Today was our first day in the recording studio for the Metro project. I found myself feeling pretty nervous about it for some reason. I'm sure this had a fair amount to do with the lone magpie which as good as landed on my shoulder as we were walking towards Highgate Tube this morning. Ridiculous, I know, for a man to be a card carrying atheist, whilst being as superstitious as a Norfolk farmer!.
I needn't have worried. We were recording drums and bass, and it was a fantastically relaxed session with two extraordinary musicians, namely drummer Jack Pollitt and bassist, Phil Murford, who I’d not worked with before. Jack was just wonderful when it came to 1980s-style "splashy" fills. It’s not often that a drummer makes you laugh, just by being spot on! Phil is a veteran of West End orchestras, which is perfect for my writing, which is nothing if not theatrical.
Joy of joys, and because I’ve referenced five – count them – five ABBA songs in the music, we were able to sit around for half an hour, listening to tracks by the Super-Swedes, trying to get a feel for their style of playing, and the extraordinarily way they recorded their musicians. We also listened to some Bucks Fizz – curiously renowned on the session circuit for having some of the most bizarre and complicated drumming patterns in pop. Take a listen to this if you don’t believe me. And if you can't bear the song and just want to hear the crazy drumming, listen from about 2’40” to the end and imagine the horror of being asked to re-create the sound of dustbins rolling down a hill for a live gig!
I’m also told that the bass line to Making Your Mind Up is nigh on impossible to sight read! A bizarre and truly unnecessary factoid.
Keen readers of this blog will remember that I drove to Hampstead two nights ago to deliver a copy of Hampstead Heath: The Musical to a bloke who wanted to play it as part of a lecture series. I had an email from him today to say that he’d received the DVD safely, but that – having watched it – he no longer thought it would work for his talk. His reasoning - get this - was because he didn’t realise the film was a musical! Now, I don’t want to get too sarcastic here, but why on earth did he not assume that a film called Hampstead Heath: The Musical... would be a musical? What is wrong with this man? What kind of ironic, post-modern haze is he living in? Apparently, he was told it was a documentary! I can just hear that conversation now; “you’ve really got to see this film by Benjamin Till. It’s a documentary about Hampstead Heath. It would be perfect for your lecture series. It’s called Hampstead Heath: The Musical, but don’t worry, it’s not a musical, it’s a hard-hitting documentary which looks at the sleazier side of the heath! Tap-dancers on crack, that sort of thing. Don’t bother to watch it on you tube before you ask him to send it to you. He’s got nothing better to do than drive across London in the middle of the night with a tumble drier sticking out the back of his car...”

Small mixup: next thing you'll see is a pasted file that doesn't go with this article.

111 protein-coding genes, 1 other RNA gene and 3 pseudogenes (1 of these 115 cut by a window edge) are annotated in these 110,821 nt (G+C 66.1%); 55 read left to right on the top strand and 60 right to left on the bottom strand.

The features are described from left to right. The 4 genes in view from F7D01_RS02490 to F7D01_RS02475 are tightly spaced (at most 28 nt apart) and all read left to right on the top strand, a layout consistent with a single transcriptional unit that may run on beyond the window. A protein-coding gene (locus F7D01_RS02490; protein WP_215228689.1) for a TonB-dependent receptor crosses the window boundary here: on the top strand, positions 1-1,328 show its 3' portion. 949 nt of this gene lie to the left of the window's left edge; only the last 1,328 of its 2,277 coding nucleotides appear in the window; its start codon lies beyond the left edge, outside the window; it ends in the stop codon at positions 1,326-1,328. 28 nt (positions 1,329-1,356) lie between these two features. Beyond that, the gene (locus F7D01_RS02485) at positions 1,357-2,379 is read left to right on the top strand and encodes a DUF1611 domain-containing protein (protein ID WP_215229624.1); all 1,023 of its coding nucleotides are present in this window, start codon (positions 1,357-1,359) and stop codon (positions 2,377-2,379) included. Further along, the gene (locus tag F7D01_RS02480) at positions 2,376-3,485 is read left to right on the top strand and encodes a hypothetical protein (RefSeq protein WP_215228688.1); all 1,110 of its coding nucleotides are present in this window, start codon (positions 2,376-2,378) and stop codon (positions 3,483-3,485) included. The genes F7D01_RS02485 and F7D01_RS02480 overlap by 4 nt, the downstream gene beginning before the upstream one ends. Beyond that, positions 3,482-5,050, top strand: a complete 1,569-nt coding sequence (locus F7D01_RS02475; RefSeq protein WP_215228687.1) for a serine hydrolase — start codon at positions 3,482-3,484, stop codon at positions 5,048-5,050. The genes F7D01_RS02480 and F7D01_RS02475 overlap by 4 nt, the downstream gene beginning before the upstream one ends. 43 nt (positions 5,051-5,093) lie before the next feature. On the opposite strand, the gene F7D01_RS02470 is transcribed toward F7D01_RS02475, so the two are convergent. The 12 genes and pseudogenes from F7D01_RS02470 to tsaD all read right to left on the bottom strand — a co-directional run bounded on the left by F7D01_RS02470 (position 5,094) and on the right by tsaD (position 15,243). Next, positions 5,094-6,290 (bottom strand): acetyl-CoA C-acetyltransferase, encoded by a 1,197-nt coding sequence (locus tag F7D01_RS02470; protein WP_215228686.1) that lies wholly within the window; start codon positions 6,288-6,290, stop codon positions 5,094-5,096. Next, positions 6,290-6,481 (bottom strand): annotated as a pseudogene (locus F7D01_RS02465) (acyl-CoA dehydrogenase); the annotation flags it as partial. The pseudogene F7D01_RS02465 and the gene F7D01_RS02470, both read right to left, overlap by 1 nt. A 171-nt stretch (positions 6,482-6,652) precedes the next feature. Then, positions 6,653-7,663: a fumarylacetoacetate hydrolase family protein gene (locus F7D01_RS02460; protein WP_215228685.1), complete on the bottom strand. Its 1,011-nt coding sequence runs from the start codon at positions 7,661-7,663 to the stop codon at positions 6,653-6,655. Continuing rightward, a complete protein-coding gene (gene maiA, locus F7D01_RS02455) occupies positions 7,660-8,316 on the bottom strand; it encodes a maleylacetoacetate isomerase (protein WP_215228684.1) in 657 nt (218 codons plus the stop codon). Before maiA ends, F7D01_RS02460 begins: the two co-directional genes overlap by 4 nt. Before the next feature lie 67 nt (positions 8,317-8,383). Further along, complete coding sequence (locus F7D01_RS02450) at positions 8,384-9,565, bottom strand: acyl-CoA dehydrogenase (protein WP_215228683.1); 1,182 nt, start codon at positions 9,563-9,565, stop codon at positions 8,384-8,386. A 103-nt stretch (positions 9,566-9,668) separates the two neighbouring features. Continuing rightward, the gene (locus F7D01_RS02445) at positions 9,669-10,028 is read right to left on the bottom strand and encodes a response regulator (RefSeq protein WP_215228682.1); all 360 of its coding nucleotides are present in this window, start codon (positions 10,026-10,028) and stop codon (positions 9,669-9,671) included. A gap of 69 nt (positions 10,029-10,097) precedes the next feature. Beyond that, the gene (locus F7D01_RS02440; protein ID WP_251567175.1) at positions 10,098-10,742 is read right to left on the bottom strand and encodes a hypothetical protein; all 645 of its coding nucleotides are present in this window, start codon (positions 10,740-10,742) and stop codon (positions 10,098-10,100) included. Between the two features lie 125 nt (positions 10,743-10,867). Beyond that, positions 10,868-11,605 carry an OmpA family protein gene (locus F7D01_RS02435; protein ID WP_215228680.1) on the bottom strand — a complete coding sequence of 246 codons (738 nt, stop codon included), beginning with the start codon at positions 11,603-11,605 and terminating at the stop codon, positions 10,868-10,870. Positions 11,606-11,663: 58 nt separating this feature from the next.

I conclude the first part of this blog with a call to arms. Those of you who enjoyed A Symphony for Yorkshire, will remember the wonderful band who performed in the back of a pick up truck in that beautiful early morning light at Spurn Point. The band are called Circus Envy, and their superb new single, Regret, is out today. Go buy it now! You certainly won't regret it!
January 24th 1661, and Pepys’ grand party wasn’t nearly as grand as I’d assumed it was going to be. It was more of a dinner party with the two Sir Williams and their families rattling around in Pepys’ newly refurbished house. The diary doesn't give any mention of what was served up on the menu, or what they did to entertain themselves. We're merely informed that the do had cost him a whopping 5l, that it was very merry, and that it was only slightly marred by his chimney, which smoked. It couldn’t have spoilt things too much, however, for in the evening, all the guests returned for supper, and talked late into the night.